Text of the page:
John and Jahyoo
Before my immaculate summer vacation, I was having my last adult class. The students were asking about my summer plans. I obliged and told them all about my plans to couchsurf and hitchhike across Japan. The return, buy a new bike and journey across the open roads of Korea's finest country side they can offer all the way down to Jeju Island. I got a lot of oohs and aahs and some wows and a few "I envy you"s. One student asked how I felt about riding across the country on a bike like that alone. After a quick 3-5 seconds of hard thinking, I responded in the most logical and language-barrier friendly way I could, "Free." I thought a bit about this conversation on the road. I also thought about a good name for my bike. I was on some mountain somewhere and was thinking about that conversation.
I pulled my bike over and in my cellphone, I looked up the word for free and then freedom. I like the word Jahyoo. It felt good. Plus, it wasn't difficult to pronounce. That is how I came up with the name for her.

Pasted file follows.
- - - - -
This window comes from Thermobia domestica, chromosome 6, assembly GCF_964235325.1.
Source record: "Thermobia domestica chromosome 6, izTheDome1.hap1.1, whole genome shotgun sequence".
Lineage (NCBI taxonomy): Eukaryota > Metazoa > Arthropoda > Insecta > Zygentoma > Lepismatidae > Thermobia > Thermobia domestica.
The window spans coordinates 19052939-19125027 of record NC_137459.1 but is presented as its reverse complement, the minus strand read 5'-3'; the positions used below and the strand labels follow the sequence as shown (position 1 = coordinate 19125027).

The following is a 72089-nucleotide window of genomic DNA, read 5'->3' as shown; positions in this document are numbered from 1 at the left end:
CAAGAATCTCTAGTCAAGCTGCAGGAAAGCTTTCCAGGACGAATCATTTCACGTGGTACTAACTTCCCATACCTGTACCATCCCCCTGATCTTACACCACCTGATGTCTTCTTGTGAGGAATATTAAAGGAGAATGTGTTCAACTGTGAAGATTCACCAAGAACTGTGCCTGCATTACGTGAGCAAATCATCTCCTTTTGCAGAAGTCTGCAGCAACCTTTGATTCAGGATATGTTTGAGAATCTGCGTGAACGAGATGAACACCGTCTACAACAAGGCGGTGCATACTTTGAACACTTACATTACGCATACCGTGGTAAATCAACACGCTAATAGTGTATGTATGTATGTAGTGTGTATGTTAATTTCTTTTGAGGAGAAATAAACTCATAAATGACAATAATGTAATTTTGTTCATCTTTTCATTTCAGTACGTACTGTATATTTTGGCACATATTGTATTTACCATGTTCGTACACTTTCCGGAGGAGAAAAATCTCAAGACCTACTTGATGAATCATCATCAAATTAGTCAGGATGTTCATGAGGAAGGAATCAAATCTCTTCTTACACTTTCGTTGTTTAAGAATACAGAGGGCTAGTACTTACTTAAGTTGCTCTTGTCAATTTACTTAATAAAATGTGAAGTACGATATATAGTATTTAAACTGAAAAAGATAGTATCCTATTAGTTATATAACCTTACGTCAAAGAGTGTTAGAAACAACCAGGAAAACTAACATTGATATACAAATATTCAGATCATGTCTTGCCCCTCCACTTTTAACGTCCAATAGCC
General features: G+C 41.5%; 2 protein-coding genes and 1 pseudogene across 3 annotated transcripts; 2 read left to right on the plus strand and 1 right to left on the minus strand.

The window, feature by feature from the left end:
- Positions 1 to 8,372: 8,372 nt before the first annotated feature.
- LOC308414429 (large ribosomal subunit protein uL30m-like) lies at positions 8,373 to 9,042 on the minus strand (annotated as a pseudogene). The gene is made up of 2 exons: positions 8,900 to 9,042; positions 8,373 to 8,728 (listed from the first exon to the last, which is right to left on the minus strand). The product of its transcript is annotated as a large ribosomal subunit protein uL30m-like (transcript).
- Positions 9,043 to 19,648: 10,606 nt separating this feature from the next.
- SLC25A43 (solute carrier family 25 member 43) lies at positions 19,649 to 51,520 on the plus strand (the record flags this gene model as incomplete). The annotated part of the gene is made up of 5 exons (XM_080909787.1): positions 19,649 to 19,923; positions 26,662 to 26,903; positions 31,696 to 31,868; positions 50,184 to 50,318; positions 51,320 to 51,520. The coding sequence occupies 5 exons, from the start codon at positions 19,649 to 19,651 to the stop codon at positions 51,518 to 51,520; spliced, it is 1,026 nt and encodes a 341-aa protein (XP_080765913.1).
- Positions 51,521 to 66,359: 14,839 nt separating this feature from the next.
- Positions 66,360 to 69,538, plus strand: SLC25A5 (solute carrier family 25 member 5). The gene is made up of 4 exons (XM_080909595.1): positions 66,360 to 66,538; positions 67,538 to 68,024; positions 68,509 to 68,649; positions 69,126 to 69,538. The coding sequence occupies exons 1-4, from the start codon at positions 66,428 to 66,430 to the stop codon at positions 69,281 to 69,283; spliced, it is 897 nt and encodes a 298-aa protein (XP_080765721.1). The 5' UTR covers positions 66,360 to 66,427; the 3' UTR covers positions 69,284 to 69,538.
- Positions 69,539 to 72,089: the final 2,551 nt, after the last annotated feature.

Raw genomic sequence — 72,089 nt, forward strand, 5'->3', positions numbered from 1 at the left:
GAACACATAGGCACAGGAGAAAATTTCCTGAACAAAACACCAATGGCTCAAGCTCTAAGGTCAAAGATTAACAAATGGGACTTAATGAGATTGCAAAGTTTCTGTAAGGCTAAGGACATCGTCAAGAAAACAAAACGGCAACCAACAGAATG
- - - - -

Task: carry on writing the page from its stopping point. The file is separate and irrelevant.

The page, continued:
So, I packed my shiz and hit the road Jack. The weather was amazing when I left. A slight breeze but not a cloud in the sky. A good temperature, enough to make you appreciate the feel of the flow as you rode along at 120 kph.
I rode along for quite sometime. I stopped pics and snacks sometimes. I ended up coming upon some clouds. I stopped at a store to ask about the weather. Lots of rain I gathered as they offered me a cigarette and soju. They were kind enough to let me check the internet. Weather wasn't looking good for my trip.
really reminded me of a ride I took with my dad and his mom in Tennessee
"Should I turn around and go back." Hell no! Onward march. I covered me back with the rain pack I prepared. However, I was unprepared for myself. I didn't even have so much as a long sleeve shirt. The drizzle would come and go for a bit, then finallty it opened up a little more. I stopped in a tiny village and asked some guy on his porch if there was a place to stay there. I had already decided that I would be stuck in some in the tiny place for a three day stint while it poured on me. He said no and that I had to go to Taepaek which was about an 90 minutes away. I asked him if I could buy a jacket or some kind of long sleeves. He walked into his home and game me the most hideous sleeves I've ever seen and asked for 3,000 won. I said thank you as I took the wet money out of my pocket.